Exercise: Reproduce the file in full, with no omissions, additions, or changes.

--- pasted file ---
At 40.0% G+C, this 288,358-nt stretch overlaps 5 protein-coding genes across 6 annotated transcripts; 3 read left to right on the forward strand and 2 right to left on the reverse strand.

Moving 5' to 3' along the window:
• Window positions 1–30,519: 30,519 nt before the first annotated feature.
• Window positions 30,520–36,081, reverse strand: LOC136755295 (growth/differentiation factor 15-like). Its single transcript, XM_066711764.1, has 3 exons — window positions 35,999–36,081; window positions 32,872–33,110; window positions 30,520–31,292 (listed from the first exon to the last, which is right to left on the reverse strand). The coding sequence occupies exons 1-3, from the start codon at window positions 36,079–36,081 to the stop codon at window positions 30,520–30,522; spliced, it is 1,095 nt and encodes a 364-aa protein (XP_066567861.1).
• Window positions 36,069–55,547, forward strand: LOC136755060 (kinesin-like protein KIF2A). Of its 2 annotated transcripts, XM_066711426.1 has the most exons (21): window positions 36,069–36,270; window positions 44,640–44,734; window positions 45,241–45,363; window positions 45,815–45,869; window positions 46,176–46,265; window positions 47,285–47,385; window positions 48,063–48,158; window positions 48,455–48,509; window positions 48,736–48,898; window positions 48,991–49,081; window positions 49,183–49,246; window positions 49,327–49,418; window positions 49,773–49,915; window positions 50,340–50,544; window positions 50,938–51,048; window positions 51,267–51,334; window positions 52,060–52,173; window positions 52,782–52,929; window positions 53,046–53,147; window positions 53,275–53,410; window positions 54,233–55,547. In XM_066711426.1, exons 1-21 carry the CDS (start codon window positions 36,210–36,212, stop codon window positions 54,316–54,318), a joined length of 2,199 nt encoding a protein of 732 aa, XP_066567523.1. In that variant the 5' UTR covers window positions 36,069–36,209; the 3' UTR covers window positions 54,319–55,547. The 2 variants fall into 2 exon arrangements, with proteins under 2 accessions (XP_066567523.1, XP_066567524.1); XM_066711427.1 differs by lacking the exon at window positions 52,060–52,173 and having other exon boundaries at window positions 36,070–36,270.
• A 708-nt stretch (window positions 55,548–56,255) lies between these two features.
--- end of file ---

At 40.0% G+C, this 288,358-nt stretch overlaps 5 protein-coding genes across 6 annotated transcripts; 3 read left to right on the forward strand and 2 right to left on the reverse strand.

Moving 5' to 3' along the window:
• Window positions 1–30,519: 30,519 nt before the first annotated feature.
• Window positions 30,520–36,081, reverse strand: LOC136755295 (growth/differentiation factor 15-like). Its single transcript, XM_066711764.1, has 3 exons — window positions 35,999–36,081; window positions 32,872–33,110; window positions 30,520–31,292 (listed from the first exon to the last, which is right to left on the reverse strand). The coding sequence occupies exons 1-3, from the start codon at window positions 36,079–36,081 to the stop codon at window positions 30,520–30,522; spliced, it is 1,095 nt and encodes a 364-aa protein (XP_066567861.1).
• Window positions 36,069–55,547, forward strand: LOC136755060 (kinesin-like protein KIF2A). Of its 2 annotated transcripts, XM_066711426.1 has the most exons (21): window positions 36,069–36,270; window positions 44,640–44,734; window positions 45,241–45,363; window positions 45,815–45,869; window positions 46,176–46,265; window positions 47,285–47,385; window positions 48,063–48,158; window positions 48,455–48,509; window positions 48,736–48,898; window positions 48,991–49,081; window positions 49,183–49,246; window positions 49,327–49,418; window positions 49,773–49,915; window positions 50,340–50,544; window positions 50,938–51,048; window positions 51,267–51,334; window positions 52,060–52,173; window positions 52,782–52,929; window positions 53,046–53,147; window positions 53,275–53,410; window positions 54,233–55,547. In XM_066711426.1, exons 1-21 carry the CDS (start codon window positions 36,210–36,212, stop codon window positions 54,316–54,318), a joined length of 2,199 nt encoding a protein of 732 aa, XP_066567523.1. In that variant the 5' UTR covers window positions 36,069–36,209; the 3' UTR covers window positions 54,319–55,547. The 2 variants fall into 2 exon arrangements, with proteins under 2 accessions (XP_066567523.1, XP_066567524.1); XM_066711427.1 differs by lacking the exon at window positions 52,060–52,173 and having other exon boundaries at window positions 36,070–36,270.
• A 708-nt stretch (window positions 55,548–56,255) lies between these two features.